Science and art have been shaping history and culture for centuries. People often believe that they are two sides of the same coin, but the relationship between the two is far more intimate. Without art, science would lack years of historical data, and without science, material and anatomical breakthroughs in art would not have been possible. The interplay between these two disciplines blossomed during the Renaissance in the anatomical sketches and advances of artists.

Leopold and Rudolf Blaschka. Image courtesy of Wikipedia. 

For a long period, scientific art was primarily two-dimensional sketches and models. In the modern era, 3D printed models, computer-rendered images, and computer animation expand the artistic scope. However, this technology wasn’t available until relatively recently. In the late 1800s, a father and son duo created some of the first 3Dl “specimens.” Leopold Blaschka and his son Rudolf were glass artists from Czechoslovakia, known for their delicate glasswork. Their family had been training in gem cutting, gold work, glass, etc, for generations. Leopold began manufacturing glass eyes, but it was in Leopold’s free time that he began making botanical pieces. As his work gained traction, Prince Camille de Rohan commissioned a collection of 100 orchid models, which were displayed in an exhibition in 1862. A life-long lover of the natural world, Leopold took great care in the fine details, creating lifelike specimens.

This exhibition was attended by Professor Reichenbach, who was the director of the Dresden Natural History Museum and Botanic Gardens. Preservation techniques for natural specimens were crude at the time, especially for invertebrate sea creatures, which were often kept in glass jars filled with alcohol. The delicate nature of these specimens didn’t hold up in the jars and would lose color, definition, and in some cases fall apart. Impressed by the detail of Leopold’s work, the professor commissioned a few glass models of invertebrates for the Museum. This task opened up new doors for Leopold, and once Rudolf was old enough, he too would join the workshop as well. After the success of the first few specimens of anemones, the rest of the invertebrates followed. Jellyfish, squid, sea cucumbers, and more were painstakingly crafted with the utmost detail. An unexpected benefit of the glass models was the translucence and glossiness of the specimens; both qualities that are hard to capture in an illustration.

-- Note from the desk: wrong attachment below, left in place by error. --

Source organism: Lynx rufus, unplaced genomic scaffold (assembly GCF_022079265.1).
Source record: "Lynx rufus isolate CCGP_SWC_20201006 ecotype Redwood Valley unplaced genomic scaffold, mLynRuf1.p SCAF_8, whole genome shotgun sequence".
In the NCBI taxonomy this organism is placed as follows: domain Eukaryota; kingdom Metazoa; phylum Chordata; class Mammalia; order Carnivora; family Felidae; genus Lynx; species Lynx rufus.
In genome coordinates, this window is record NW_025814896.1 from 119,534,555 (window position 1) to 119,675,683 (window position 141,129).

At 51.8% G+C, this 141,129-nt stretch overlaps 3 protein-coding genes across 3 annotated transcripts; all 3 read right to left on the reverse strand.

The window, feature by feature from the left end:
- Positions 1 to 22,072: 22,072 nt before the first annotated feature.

Much of this marine biology collection was acquired by Cornell, and some by professors at Harvard. Over the following years, The Blaschkas would receive new illustrations that they would then translate into new glass models. The skill of the Blaschkas is highlighted in the fact that these glass models were created before borosilicate glass was widely used in lamp work glass. Borosilicate is a much stronger and more durable glass than the more traditional glass that the Blaschkas worked with.

Blaschkas' Marine Specimen. Images courtesy of

The founder of the Harvard Botanical Museum, George Lincoln Goodale, had a similar problem to that of Professor Reichenbach. Botanical specimens, unless living in a greenhouse or conservatory, don’t hold up well to time, and must be preserved by drying/pressing. This process doesn’t conserve accurate form or color. Goodale saw the work of the Blaschka marine life collection and knew that this would be the best method to capture the likeness of botanical specimens.

With the financial backing of the Ware family, Goodale commissioned Leopold and Rudolf. It was this relationship with Harvard that increased the workload for the Blaschkas, pushing them to work only within the Harvard community up until 1936. Over a period of 50 years, the duo produced over 4,000 botanical specimens for the Harvard Botanical Museum. Unlike organic specimens collected at that time, the Blaschka collection (though fragile) remains about as lustrous and just as detailed as the day they were created. This glass garden still resides at Harvard and can be viewed in a recently renovated exhibit. While new, more durable, technologies are available in the modern era, the works of Leopold and Rudolf immortalized specimens that would have been lost to time.

Display Case at Harvard Botanical Museum. Image courtesy of Harvard University.
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